Amarnath Yatra, a 45 days long pilgrimage to South Kashmir

A trek through daunting mountains, to seek the divine

News - India & You


July 4, 2016

/ By / New Delhi

India & You

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Amaranth Cave

Amaranth Cave

Thousands of devotees trek through the rugged mountains in South Kashmir, India, in the summer months to reach Shri Amarnathji Shrine and pay obeisance to Hindu God Lord Shiva, the guardian of the absolute and the destroyer. They make a special effort, sometimes during a 45 days walk, to see the famous holy ice stalagmite there, that millions visit throughout the year.

According to the popular narrated stories, the Shri Amarnathji Shrine cave was discovered by a shepherd while searching for a saint who gave him a bag of coal that later transformed into gold coins. In this holy place, the image of Lord Shiva in the form of Lingam – a rounded, elliptical image set on a circular base – is formed naturally of ice stalagmite, which is believed to wax and wane with the moon’s cycle. This is unique in India, hence the crowd that comes and visit it all year long.

But the most demanding time for devotees is during the trek (yatra), that commenced this year on 2nd July, the auspicious day as per the Hindu calendar. It started from the base camp Pahalgam, a hill station in the Indian state of Jammu & Kashmir, and Baltal, a meadow surrounded by Sonamarg – which is a flower laden meadow in between the imposing Himalayan range – and shall conclude on 18th August, 2016. Facilities are provided during the course of the trek: good tented accommodation, medical assistance and essential rations at fair prices…

Carrying equipments, offerings for so many days is a challenge. Pilgrims travel either by the Baltal route (a 14-km trek) or Pahalgam (42-km). Many choose to cover the entire distance on foot, which can prove too much of an effort and some people even died of heart attack or lack of acclimatisation on the way. Many devotees adopt various other modes of transport (by helicopter, pony, palanquin…) to travel during the trek.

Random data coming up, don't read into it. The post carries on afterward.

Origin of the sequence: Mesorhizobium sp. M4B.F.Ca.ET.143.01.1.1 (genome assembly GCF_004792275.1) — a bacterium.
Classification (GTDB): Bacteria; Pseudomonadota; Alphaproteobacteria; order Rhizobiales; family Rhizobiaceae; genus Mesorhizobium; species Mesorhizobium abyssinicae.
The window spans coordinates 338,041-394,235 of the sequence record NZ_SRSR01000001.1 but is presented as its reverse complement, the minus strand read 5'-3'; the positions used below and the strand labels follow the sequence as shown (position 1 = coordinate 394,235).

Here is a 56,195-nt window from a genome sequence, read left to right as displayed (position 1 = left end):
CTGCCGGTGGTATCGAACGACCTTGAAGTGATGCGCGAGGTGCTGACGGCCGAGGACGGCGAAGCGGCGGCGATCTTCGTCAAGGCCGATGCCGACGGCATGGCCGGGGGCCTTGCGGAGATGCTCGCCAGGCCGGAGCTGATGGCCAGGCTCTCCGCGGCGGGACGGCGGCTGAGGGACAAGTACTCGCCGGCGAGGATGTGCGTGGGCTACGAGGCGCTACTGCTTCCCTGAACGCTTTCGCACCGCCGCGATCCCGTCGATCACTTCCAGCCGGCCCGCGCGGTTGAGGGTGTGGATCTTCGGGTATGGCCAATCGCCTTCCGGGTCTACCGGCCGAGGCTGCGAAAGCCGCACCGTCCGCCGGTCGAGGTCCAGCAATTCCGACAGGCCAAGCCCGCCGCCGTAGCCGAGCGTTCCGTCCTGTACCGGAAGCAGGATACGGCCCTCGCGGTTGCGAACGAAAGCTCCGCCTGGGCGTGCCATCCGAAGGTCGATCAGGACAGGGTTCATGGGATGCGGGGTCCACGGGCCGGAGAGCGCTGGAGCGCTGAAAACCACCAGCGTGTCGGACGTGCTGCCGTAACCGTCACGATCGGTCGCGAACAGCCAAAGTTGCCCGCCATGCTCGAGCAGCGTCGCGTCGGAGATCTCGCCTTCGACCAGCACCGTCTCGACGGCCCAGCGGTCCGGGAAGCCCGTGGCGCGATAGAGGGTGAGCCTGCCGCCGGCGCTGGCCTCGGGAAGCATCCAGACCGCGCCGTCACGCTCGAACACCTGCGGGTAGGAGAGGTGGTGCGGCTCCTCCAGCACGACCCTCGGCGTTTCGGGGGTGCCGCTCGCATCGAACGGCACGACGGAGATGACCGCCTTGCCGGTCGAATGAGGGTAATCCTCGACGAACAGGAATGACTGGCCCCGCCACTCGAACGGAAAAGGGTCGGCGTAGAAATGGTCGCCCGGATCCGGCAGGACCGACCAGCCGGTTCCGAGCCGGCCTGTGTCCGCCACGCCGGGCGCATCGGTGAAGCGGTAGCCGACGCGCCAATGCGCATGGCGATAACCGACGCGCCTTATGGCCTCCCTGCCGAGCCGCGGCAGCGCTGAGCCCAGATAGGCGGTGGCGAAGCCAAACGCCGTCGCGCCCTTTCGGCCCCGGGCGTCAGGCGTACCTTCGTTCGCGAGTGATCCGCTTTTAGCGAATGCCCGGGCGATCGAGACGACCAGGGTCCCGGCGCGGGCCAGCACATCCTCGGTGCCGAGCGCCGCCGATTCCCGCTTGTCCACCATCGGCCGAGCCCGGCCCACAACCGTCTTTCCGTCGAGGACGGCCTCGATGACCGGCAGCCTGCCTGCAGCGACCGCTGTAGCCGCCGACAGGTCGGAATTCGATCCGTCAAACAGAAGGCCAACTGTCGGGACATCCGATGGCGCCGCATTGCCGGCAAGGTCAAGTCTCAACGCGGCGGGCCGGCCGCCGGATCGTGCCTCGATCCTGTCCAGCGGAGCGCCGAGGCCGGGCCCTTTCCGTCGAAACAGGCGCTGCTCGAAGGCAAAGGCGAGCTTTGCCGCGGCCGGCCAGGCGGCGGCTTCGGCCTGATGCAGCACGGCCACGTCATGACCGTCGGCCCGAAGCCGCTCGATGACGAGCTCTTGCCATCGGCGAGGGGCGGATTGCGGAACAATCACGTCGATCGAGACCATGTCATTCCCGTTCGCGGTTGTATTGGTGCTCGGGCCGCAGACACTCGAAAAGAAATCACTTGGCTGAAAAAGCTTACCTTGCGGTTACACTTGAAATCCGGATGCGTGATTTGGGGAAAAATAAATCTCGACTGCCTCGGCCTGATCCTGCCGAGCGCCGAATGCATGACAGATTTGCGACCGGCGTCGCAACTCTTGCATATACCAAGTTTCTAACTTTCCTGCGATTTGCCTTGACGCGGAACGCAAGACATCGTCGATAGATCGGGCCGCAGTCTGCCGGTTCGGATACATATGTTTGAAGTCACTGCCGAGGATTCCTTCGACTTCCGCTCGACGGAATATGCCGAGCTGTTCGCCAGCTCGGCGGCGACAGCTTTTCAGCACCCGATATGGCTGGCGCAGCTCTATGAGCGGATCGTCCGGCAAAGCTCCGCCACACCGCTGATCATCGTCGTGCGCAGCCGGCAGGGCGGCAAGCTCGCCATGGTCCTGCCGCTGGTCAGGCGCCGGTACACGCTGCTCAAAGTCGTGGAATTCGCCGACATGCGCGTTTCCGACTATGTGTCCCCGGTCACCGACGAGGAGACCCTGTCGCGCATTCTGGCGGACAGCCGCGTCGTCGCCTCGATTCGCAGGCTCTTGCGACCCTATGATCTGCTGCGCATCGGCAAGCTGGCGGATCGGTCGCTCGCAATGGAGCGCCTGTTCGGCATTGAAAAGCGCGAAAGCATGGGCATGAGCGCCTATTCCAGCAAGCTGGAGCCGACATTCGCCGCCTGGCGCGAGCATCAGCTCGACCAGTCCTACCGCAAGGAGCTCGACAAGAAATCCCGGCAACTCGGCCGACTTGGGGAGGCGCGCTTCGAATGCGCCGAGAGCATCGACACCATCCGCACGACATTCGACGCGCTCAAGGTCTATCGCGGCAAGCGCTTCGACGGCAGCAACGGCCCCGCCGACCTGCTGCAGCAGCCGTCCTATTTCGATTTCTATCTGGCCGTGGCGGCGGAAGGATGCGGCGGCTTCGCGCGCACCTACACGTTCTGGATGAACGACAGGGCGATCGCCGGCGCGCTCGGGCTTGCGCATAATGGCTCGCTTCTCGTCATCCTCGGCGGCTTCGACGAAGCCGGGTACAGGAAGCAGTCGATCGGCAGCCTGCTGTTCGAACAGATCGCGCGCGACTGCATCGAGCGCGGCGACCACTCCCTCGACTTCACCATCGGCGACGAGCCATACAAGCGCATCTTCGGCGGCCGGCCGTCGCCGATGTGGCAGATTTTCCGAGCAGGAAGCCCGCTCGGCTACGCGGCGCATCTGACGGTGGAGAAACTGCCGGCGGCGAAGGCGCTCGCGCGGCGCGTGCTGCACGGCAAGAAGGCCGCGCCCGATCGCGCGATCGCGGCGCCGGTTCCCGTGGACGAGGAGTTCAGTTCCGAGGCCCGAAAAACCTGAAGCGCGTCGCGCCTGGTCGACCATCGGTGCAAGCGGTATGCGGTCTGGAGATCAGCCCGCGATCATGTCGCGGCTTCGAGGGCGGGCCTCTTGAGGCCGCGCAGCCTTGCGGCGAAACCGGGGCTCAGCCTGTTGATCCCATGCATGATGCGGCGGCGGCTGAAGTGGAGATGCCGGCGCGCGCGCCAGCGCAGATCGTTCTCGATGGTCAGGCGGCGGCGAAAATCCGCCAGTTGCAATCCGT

Pilgrimage secured

Despite the many reports on terrorism in Kashmir, pilgrims undertake the journey to the mountains every year. The devotees perform the pilgrimage through tough terrain to seek blessings and achieve eternal happiness.

Around 20,000 security men have been deployed on the routes of Pahalgam and Baltal. The Army installations have carried out combing operations in nearby forests, according to the Indian daily, The Hindu. More than 12,000 pilgrims started the trek for the Amarnath cave shrine on the first day of the pilgrimage in the Kashmir Valley on Saturday, even as over 20,000 Muslim workers, including 7,000 pony owners, joined them to offer services as workers, pony and horse drivers and palanquin-bearers.

Scenic spectacle

The route of the pilgrimage is through mountains and rivers of Kashmir, a famous tourist destination for Indians as well as foreigners, that provide with scenic beauty of valleys and lakes of Srinagar, Sonamarg, and Pahalgam. Sonamarg is also the take off station for the drive to Ladakh, which is known for its ancient Buddhism, high mountain passes and spectacular lakes and monasteries. A more touristic and relaxing route to discover after this highly demanding and spiritual trek.

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